A detailed safety assessment on 225 men using 160 mg of Serenoa twice a day found no significant side effects or toxicity compared with placebo.14 Occasionally, patients experience minor gastrointestinal symptoms such as nausea and abdominal pain. Serenoa may interact with pharmaceuticals via cytochrome p450 effects.15,16,17
Serenoa is generally considered safe at doses up to 900 mg/day. Standardized liposterolic extracts containing 45%–95% fatty acids and sterols have been used in the majority of clinical studies.
Serenoa repens extracts have been used for centuries in the treatment of benign prostatic hyperplasia. Classic herbal books and folkloric traditions report Serenoa to be a genitourinary tonic in both sexes.
Biol Pharm Bull. 2009;32(4):646–50. Pharmacologically relevant receptor binding characteristics and 5alpha-reductase inhibitory activity of free Fatty acids contained in saw palmetto extract. Abe M, Ito Y, Oyunzul L, Oki-Fujino T, Yamada S.
2 J Steroid Biochem Mol Biol. 2002;82(2–3):233–9. Inhibition of type 1 and type 2 5alpha-reductase activity by free fatty acids, active ingredients of Permixon. Raynaud JP, Cousse H, Martin PM.
3 Cas Lek Cesk. 2002;141(20):630–5. Enzyme inhibition in the drug therapy of benign prostatic hyperplasia. Drsata J.
4 Handbook of Medicinal Herbs. Boca Raton, FL: CRC Press; 1985. p. 443. Duke J.
5 J Steroid Biochem. 1984;20(1):515–9. Inhibition of Androgen Metabolism and Binding by a Liposterolic Extract of “Serenoa repens B” in Human Foreskin Fibroblasts. Sultan C, et al.
6 J Altern Complement Med. 2002;8(2):143–52. A randomized, double-blind, placebo-controlled trial to determine the effectiveness of botanically derived inhibitors of 5-alpha-reductase in the treatment of androgenetic alopecia. Prager N, Bickett K, French N, Marcovici G.
7 Acta Obstet Gynecol Scand. 1988;67(5):397–9. The effect of Permixon on androgen receptors. el-Sheikh MM, Dakkak MR, Saddique A.
8 J Biomed Sci. 1995;2(4):357–65. The lipidosterolic extract from Serenoa repens interferes with prolactin receptor signal transduction. Vacher P, Prevarskaya N, Skryma R, Audy MC, Vacher AM, Odessa MF, Dufy B.
9 Pril (Makedon Akad Nauk Umet Odd Med Nauki). 2017;38(2):123–9. Effects of Serenoa repens alcohol extract on benign prostate hyperplasia. Saidi S, et al.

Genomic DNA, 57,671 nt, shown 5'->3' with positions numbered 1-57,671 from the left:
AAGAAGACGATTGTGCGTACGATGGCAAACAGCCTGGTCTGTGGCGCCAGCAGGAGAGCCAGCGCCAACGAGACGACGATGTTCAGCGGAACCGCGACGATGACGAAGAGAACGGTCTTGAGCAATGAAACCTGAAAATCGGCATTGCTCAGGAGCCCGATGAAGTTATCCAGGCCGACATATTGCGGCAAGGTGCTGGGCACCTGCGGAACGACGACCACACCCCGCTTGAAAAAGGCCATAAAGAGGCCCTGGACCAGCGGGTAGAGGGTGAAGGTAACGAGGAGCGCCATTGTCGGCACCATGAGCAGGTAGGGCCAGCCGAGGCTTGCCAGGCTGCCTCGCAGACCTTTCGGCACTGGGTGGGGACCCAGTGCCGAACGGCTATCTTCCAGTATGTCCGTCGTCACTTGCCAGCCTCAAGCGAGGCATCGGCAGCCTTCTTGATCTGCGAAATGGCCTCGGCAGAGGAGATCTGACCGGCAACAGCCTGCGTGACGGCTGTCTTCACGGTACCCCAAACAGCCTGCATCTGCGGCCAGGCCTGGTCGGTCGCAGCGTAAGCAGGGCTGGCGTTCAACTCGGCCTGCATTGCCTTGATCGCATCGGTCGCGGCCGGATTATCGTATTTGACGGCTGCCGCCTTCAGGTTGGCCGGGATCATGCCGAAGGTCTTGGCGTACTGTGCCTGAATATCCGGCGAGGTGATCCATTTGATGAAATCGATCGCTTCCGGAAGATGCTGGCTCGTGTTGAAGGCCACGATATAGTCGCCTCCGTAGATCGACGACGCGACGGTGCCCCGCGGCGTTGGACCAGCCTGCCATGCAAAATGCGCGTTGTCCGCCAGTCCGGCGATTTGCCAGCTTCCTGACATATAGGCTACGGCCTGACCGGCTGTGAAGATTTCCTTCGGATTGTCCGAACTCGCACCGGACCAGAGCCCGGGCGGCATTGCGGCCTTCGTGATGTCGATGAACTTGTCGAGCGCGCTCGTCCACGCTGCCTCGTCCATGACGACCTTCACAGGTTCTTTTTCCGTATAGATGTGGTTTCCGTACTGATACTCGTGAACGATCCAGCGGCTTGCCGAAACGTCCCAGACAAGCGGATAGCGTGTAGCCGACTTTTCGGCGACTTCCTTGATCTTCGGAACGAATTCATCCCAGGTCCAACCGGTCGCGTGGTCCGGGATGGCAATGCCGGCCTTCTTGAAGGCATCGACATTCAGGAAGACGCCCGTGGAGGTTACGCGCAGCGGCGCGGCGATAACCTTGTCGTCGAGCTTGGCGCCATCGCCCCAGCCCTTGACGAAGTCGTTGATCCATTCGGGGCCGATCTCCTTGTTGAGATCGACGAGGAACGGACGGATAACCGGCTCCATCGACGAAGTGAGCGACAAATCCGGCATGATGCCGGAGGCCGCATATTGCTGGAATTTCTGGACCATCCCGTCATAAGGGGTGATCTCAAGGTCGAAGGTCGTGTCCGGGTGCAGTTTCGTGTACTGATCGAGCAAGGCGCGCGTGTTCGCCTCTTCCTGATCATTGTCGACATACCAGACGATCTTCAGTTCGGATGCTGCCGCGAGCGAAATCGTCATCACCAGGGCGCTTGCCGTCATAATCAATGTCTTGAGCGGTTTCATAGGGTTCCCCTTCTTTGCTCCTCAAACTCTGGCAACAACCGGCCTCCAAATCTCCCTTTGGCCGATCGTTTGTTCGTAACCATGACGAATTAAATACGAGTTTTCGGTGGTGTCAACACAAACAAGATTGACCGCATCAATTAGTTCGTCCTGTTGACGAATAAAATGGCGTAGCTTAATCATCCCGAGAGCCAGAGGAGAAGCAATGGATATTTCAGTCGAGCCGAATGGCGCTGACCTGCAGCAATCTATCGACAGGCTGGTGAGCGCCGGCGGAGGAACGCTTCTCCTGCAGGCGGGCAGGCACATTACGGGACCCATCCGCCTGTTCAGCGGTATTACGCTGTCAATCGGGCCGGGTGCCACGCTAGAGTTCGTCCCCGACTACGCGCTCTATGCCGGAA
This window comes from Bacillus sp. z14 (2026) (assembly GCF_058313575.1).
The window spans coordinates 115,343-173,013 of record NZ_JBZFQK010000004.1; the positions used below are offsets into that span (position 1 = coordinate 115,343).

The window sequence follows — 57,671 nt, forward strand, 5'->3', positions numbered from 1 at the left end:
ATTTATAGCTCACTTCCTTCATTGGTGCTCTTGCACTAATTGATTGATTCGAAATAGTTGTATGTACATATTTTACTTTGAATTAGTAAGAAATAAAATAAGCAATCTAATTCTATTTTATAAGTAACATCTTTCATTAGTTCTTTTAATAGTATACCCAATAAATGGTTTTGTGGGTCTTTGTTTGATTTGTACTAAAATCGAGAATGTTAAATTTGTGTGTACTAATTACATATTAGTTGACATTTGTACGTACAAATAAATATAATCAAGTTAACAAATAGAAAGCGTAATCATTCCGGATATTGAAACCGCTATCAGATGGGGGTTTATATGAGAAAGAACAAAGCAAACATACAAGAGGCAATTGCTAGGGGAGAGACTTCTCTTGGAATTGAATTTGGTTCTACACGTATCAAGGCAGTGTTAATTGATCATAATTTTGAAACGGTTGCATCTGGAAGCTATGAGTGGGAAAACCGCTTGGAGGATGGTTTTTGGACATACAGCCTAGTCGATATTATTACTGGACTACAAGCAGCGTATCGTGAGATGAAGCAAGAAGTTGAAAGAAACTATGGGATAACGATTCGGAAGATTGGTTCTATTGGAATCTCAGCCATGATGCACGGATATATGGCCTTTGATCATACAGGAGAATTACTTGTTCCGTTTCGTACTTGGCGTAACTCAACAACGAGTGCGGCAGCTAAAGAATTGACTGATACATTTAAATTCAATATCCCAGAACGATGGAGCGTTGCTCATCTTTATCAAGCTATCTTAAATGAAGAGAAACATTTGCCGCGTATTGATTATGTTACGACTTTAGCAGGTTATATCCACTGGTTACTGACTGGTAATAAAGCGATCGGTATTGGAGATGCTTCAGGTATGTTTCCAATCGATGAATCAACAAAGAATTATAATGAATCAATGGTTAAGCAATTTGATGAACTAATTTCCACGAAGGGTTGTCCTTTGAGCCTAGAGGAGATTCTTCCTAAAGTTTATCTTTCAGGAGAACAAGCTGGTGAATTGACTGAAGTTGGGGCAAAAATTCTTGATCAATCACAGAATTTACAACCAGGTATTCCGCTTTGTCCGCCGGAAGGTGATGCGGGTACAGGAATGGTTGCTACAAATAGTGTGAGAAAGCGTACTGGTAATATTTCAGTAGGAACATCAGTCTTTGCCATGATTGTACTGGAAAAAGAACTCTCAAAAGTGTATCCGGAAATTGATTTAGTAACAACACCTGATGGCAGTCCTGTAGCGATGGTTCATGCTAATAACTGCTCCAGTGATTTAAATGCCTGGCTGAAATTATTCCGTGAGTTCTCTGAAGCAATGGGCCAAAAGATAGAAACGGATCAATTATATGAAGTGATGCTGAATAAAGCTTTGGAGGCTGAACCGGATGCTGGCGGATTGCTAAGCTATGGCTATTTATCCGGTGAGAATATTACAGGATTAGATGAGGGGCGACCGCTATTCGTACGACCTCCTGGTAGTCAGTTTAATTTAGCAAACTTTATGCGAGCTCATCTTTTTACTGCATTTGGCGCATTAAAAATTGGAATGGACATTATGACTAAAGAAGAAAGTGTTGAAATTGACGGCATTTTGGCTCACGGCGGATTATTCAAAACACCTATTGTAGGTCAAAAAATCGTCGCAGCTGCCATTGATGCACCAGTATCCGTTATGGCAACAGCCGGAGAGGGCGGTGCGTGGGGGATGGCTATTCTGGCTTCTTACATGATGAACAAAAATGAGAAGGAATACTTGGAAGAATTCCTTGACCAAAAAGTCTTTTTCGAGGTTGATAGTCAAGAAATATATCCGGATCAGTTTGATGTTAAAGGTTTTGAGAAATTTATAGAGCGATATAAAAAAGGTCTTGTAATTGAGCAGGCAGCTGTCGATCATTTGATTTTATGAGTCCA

10 Br J Clin Pharmacol. 1984;18(3):461–2. A double-blind trial of an extract of the plant Serenoa repens in benign prostatic hyperplasia. Champault G, et al.
11 J Mol Med (Berl). 1997;75(3):198–207. Environmental antiandrogens: developmental effects, molecular mechanisms, and clinical implications. Kelce WR, Wilson EM.
12 Phytomedicine. 2007;14(2–3):204–8. Hepatotoxicity potential of saw palmetto (Serenoa repens) in rats. Singh YN, Devkota AK, Sneeden DC, Singh KK, Halaweish F.
13 Eur Rev Med Pharmacol Sci. 2011;15(11):1311–7. Tolerability and toxicity of lipidosterolic extract of American dwarf palm Serenoa repens in Wistar rats: well-known extract, new insight. Duborija-Kovacevic N, Jakovljevic V, Sabo A, Tomic Z, Pajovic B, Perovic D.
14 Complement Ther Med. 2008;16(3):147–54. A detailed safety assessment of a saw palmetto extract. Avins AL, Bent S, Staccone S, Badua E, Padula A, Goldberg H, Neuhaus J, Hudes E, Shinohara K, Kane C.
15 Clin Pharmacol Ther. 2004;76(5):428–40. In vivo assessment of botanical supplementation on human cytochrome P450 phenotypes: Citrus aurantium, Echinacea purpurea, milk thistle, and saw palmetto. Gurley BJ, Gardner SF, Hubbard MA, Williams DK, Gentry WB, Carrier J, Khan IA, Edwards DJ, Shah A.
16 Br J Clin Pharmacol. 2013;75(3):603–18. Herb-drug interactions: an overview of systematic reviews. Posadzki P, Watson L, Ernst E.
17 Clin Pharmacol Ther. 2003;74(6):536–42. Multiple doses of saw palmetto (Serenoa repens) did not alter cytochrome P450 2D6 and 3A4 activity in normal volunteers. Markowitz JS, Donovan JL, Devane CL, Taylor RM, Ruan Y, Wang JS, Chavin KD.